Family food environment and dietary behaviors likely to promote fatness in 5-6 year-old children

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Abstract

Background:

The family food environment (FFE) is likely to exert important influences on young children's eating. Examination of multiple aspects of the FFE may provide useful insights regarding which of these might most effectively be targeted to prevent childhood obesity.

Objective:

To assess the associations between the FFE and a range of obesity-promoting dietary behaviors in 5-6-year-old children.

Design:

Cross-sectional study.

Subjects:

Five hundred and sixty families sampled from three socio-economically distinct areas.

Measurements:

Predictors included parental perceptions of their child's diet, food availability, child feeding practices, parental modeling of eating and food preparation and television (TV) exposure. Dietary outcomes included energy intake, vegetable, sweet snack, savory snack and high-energy (non-dairy) fluid consumption.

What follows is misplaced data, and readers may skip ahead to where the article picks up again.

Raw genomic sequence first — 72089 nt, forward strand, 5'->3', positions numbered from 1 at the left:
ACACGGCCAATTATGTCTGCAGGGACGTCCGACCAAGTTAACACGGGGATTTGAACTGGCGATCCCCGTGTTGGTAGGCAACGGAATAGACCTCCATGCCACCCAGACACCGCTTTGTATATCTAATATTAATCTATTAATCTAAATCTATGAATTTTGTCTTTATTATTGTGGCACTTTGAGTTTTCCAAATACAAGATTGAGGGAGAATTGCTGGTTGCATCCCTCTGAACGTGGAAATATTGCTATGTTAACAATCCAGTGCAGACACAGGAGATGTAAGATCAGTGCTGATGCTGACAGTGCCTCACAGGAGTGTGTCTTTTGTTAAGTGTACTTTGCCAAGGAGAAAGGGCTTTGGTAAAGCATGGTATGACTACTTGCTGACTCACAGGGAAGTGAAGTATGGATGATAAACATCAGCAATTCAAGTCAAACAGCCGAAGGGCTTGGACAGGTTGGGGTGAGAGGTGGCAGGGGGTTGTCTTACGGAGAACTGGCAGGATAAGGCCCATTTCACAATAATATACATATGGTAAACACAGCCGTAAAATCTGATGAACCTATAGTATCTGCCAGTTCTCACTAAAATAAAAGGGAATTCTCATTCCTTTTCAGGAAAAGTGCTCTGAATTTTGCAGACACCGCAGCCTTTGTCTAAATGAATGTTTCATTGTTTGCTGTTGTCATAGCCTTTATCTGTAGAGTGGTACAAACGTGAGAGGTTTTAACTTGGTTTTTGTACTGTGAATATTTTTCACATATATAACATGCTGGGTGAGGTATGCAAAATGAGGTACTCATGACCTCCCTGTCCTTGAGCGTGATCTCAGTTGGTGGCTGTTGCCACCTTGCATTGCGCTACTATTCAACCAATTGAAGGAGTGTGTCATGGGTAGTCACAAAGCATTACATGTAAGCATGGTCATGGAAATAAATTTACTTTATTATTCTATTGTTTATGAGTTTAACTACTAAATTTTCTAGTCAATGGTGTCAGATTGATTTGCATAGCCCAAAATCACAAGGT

Results:

Multiple linear regression analyses, adjusted for all other predictor variables and maternal education, showed that several aspects of the FFE were associated with dietary outcomes likely to promote fatness in 5-6-year-old children. For example, increased TV viewing time was associated with increased index of energy intake, increased sweet snack and high-energy drink consumption, and deceased vegetable intake. In addition, parent's increased confidence in the adequacy of their child's diet was associated with increased consumption of sweet and savory snacks and decreased vegetable consumption.

Conclusion:

This study substantially extends previous research in the area, providing important insights with which to guide family-based obesity prevention strategies.

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